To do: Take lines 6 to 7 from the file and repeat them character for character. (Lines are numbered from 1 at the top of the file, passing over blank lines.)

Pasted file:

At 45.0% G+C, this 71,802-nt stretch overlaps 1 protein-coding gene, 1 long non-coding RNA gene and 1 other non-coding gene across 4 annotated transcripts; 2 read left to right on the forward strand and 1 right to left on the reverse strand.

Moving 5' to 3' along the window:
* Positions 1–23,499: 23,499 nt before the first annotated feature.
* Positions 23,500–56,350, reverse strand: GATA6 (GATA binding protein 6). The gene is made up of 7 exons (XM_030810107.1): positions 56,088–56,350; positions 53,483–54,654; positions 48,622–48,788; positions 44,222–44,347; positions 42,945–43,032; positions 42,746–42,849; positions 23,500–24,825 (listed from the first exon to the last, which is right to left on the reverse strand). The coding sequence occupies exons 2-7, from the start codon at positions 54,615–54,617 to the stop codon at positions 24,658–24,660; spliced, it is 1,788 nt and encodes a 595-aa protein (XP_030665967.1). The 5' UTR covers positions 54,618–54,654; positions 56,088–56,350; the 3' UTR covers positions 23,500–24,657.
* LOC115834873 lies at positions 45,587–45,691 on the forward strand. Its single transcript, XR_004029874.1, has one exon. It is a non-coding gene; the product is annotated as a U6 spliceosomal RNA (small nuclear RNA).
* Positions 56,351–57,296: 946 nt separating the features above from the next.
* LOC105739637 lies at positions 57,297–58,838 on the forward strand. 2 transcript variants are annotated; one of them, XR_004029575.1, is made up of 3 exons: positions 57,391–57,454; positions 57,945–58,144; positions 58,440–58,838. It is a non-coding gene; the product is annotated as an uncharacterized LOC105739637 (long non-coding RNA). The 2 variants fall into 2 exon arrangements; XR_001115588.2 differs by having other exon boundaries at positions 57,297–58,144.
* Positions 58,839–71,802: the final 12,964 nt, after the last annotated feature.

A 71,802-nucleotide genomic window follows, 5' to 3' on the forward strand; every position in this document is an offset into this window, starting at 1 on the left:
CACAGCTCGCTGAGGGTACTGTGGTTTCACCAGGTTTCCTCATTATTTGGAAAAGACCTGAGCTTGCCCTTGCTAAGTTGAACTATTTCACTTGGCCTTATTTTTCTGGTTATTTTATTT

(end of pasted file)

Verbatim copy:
* Positions 56,351–57,296: 946 nt separating the features above from the next.
* LOC105739637 lies at positions 57,297–58,838 on the forward strand. 2 transcript variants are annotated; one of them, XR_004029575.1, is made up of 3 exons: positions 57,391–57,454; positions 57,945–58,144; positions 58,440–58,838. It is a non-coding gene; the product is annotated as an uncharacterized LOC105739637 (long non-coding RNA). The 2 variants fall into 2 exon arrangements; XR_001115588.2 differs by having other exon boundaries at positions 57,297–58,144.